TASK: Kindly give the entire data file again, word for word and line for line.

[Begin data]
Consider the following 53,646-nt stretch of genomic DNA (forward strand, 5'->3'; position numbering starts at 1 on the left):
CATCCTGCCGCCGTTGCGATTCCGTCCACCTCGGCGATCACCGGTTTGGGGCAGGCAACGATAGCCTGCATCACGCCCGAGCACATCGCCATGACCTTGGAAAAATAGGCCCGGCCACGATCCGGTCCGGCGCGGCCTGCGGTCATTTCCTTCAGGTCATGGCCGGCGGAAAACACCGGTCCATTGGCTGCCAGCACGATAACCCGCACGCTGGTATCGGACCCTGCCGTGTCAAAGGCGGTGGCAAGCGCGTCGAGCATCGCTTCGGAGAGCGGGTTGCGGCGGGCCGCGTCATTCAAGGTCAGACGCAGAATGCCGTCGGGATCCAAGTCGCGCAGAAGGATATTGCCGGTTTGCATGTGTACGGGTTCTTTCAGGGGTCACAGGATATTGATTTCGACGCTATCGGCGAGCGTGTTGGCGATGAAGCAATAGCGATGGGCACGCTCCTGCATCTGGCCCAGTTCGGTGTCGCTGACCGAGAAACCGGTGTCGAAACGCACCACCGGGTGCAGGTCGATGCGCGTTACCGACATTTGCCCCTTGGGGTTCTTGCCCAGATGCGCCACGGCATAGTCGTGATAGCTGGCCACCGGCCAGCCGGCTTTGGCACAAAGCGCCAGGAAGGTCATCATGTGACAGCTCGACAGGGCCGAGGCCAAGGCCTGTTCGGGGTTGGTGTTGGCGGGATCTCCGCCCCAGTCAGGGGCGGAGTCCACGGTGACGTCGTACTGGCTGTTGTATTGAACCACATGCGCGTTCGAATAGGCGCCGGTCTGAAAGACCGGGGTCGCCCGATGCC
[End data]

Consider the following 53,646-nt stretch of genomic DNA (forward strand, 5'->3'; position numbering starts at 1 on the left):
CATCCTGCCGCCGTTGCGATTCCGTCCACCTCGGCGATCACCGGTTTGGGGCAGGCAACGATAGCCTGCATCACGCCCGAGCACATCGCCATGACCTTGGAAAAATAGGCCCGGCCACGATCCGGTCCGGCGCGGCCTGCGGTCATTTCCTTCAGGTCATGGCCGGCGGAAAACACCGGTCCATTGGCTGCCAGCACGATAACCCGCACGCTGGTATCGGACCCTGCCGTGTCAAAGGCGGTGGCAAGCGCGTCGAGCATCGCTTCGGAGAGCGGGTTGCGGCGGGCCGCGTCATTCAAGGTCAGACGCAGAATGCCGTCGGGATCCAAGTCGCGCAGAAGGATATTGCCGGTTTGCATGTGTACGGGTTCTTTCAGGGGTCACAGGATATTGATTTCGACGCTATCGGCGAGCGTGTTGGCGATGAAGCAATAGCGATGGGCACGCTCCTGCATCTGGCCCAGTTCGGTGTCGCTGACCGAGAAACCGGTGTCGAAACGCACCACCGGGTGCAGGTCGATGCGCGTTACCGACATTTGCCCCTTGGGGTTCTTGCCCAGATGCGCCACGGCATAGTCGTGATAGCTGGCCACCGGCCAGCCGGCTTTGGCACAAAGCGCCAGGAAGGTCATCATGTGACAGCTCGACAGGGCCGAGGCCAAGGCCTGTTCGGGGTTGGTGTTGGCGGGATCTCCGCCCCAGTCAGGGGCGGAGTCCACGGTGACGTCGTACTGGCTGTTGTATTGAACCACATGCGCGTTCGAATAGGCGCCGGTCTGAAAGACCGGGGTCGCCCGATGCC